According to one embodiment of the invention, an apparatus is provided that comprises one or more optical fibers or other waveguides for receiving light; and a plurality of tap structures formed in the one or more optical fibers or waveguides configured so that, when the light travels through said one or more optical fibers or waveguides, a predetermined pattern is created by scattering, reflection and/or refraction of portions of the light through the one or more tap structures.

According to another embodiment of the invention, an apparatus is provided that comprises one or more optical fibers or other waveguides for receiving light, and a continuous tap structure formed in the one or more optical fibers or waveguides configured so that, when the light travels through the one or more optical fibers or waveguides, a predetermined illumination pattern is created by scattering, reflection and/or refraction of portions of the light through the one or more tap structures.

According to a still further embodiment of the invention, an apparatus is provided that comprises one or more optical fibers or waveguides for receiving light, and one or more tap structures formed in the one or more optical fibers or waveguides configured so that, when the light travels through the one or more optical fibers or waveguides, an amount of the light output through the one or more tap structures is optimized. For example, greater than approximately 90% of the light may be output through the one or more tap structures.

According to yet another embodiment of the invention, an apparatus is provided that comprises one or more photon channeling structures for receiving photons, and a plurality of tap structures formed in one or more photon channeling structures configured so that, when the photons travel through the one or more photon channeling structures, a predetermined pattern is created by scattering, reflection or refraction of portions of the photons through the one or more tap structures.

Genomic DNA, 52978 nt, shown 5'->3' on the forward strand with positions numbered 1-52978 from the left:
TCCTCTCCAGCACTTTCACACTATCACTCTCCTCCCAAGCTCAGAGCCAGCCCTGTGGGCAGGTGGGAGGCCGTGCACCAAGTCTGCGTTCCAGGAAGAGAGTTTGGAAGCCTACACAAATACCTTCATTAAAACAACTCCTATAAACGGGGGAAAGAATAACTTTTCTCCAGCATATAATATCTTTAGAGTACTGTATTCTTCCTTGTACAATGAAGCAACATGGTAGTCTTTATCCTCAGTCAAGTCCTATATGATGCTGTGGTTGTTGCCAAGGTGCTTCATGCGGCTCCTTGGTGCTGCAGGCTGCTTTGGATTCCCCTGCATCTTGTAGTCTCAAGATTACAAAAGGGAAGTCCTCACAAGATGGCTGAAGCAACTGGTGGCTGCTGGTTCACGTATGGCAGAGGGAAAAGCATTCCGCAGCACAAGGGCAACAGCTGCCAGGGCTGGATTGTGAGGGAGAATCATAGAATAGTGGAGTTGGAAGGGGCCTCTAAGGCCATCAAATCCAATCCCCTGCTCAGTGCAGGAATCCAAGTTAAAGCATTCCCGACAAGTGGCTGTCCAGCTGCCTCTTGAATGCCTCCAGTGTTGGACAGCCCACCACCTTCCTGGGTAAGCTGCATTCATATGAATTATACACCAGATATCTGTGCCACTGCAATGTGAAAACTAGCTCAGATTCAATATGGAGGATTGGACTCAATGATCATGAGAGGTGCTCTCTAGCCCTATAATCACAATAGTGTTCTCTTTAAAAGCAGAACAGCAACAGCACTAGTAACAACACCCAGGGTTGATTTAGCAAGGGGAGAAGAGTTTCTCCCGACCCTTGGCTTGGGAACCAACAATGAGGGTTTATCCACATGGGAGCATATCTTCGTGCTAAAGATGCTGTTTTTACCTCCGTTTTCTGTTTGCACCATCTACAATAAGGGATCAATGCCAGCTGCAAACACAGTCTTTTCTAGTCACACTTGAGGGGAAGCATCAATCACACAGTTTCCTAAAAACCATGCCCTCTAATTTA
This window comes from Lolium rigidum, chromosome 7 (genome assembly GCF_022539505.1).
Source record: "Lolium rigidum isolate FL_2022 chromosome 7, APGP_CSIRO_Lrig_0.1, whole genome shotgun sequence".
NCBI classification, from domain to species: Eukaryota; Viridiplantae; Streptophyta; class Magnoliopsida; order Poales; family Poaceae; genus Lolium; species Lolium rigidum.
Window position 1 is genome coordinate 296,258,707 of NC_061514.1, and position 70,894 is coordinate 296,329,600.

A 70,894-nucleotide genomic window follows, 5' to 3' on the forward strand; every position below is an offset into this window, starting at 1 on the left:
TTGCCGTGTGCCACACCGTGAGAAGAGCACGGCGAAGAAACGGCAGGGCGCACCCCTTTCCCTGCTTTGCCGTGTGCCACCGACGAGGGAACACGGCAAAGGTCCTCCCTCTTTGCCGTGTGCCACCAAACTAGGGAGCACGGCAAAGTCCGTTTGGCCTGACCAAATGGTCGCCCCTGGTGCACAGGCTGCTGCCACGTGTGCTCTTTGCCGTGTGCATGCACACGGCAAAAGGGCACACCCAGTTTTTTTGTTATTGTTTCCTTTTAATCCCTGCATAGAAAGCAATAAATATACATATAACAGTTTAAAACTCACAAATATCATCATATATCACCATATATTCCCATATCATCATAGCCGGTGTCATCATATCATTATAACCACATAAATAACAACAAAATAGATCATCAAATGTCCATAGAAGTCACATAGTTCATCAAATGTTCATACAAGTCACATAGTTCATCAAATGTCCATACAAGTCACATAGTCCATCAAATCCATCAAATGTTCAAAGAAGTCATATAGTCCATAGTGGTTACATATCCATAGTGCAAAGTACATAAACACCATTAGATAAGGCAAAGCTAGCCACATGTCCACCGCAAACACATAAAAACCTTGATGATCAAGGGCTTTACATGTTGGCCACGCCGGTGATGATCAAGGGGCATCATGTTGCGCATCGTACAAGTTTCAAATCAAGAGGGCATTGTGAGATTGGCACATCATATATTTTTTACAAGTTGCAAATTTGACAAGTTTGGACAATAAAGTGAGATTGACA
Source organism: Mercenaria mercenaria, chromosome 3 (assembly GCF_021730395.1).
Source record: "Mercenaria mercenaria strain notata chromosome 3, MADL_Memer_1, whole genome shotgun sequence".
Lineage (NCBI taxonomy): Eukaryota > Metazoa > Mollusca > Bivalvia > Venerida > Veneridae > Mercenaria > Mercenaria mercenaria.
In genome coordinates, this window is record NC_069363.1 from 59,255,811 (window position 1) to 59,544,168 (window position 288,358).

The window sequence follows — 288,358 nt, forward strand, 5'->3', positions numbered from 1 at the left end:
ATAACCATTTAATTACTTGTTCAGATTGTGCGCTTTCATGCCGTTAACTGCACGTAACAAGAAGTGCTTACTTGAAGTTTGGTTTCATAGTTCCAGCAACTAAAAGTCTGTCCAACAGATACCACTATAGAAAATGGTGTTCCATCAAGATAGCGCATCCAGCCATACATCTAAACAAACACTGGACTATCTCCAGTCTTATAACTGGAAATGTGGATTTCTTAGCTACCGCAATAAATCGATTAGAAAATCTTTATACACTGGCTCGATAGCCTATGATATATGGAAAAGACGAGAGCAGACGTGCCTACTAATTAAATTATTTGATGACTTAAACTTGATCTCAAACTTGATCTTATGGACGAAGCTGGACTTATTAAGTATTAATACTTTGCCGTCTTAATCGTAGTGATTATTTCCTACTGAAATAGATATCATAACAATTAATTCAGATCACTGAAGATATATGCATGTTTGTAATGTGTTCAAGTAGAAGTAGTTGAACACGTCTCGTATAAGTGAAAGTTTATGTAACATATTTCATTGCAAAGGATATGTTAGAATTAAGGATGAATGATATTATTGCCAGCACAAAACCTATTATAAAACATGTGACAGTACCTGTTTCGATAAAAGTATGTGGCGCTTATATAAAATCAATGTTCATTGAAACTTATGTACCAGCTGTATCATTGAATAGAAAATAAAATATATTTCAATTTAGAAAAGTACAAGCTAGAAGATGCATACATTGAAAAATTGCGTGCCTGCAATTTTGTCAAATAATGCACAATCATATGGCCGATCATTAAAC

According to another embodiment of the invention, a method is provided of determining illumination patterns resulting from light passing through one or more tap structures on one or more optical fibers or waveguides comprising selecting illumination pattern parameters for one or more tap structures, geometrically modeling the cross section of each of the one or more tap structures using the illumination parameters, and predicting propagation direction and intensity of the plane waves. The geometrically modeling can comprise geometrically modeling a tap structure using a planar waveguide, or a cylindrical waveguide, or other type waveguides. Further, the method can include determining whether the predetermined illumination pattern has been obtained, adjusting the illumination parameters if the predetermined illumination pattern has not been obtained and then repeating the steps of selecting illumination pattern parameters through the one or more tap structures, geometrically modeling the cross section of each of the one or more tap structures using the illumination parameters, and predicting propagation direction and intensity of the plane waves.

Additional advantages, objects, and features of the invention will be set forth in part in the description which follows and in part will become apparent to those having ordinary skill in the art upon examination of the following or may be learned from practice of the invention. The objects and advantages of the invention may be realized and attained as particularly pointed out in the appended claims.

BRIEF DESCRIPTION OF THE DRAWINGS

The invention will be described in detail with reference to the following drawings in which like reference numerals refer to like elements wherein:

FIG. 1 is a schematic drawing of an optical fiber according to the invention;

FIG. 2 is a schematic drawing of an optical fiber according to the invention having an arrangement of tap structures configured to emit reflected light;

FIG. 3 is a schematic drawing of an optical fiber according to the invention having an arrangement of tap structures configured to emit refracted light;

FIG. 4 is a schematic drawing of an optical fiber according to the invention having an arrangement of tap structures configured to emit reflective and refractive light and utilizing a back reflective surface within the optical fiber;

FIG. 5A is a schematic drawing of an optical fiber according to the invention having longitudinally extending tap structures;

FIG. 5B is a top view of the optical fiber of FIG. 5A;

FIG. 6 is a schematic drawing of an optical fiber according to the invention that produces a generally spherical illumination pattern;

FIG. 7 is a schematic drawing of an optical fiber according to the invention that produces a generally cylindrical illumination pattern;

FIG. 8 is a schematic drawing of an optical fiber according to the invention that produces an arced illumination pattern;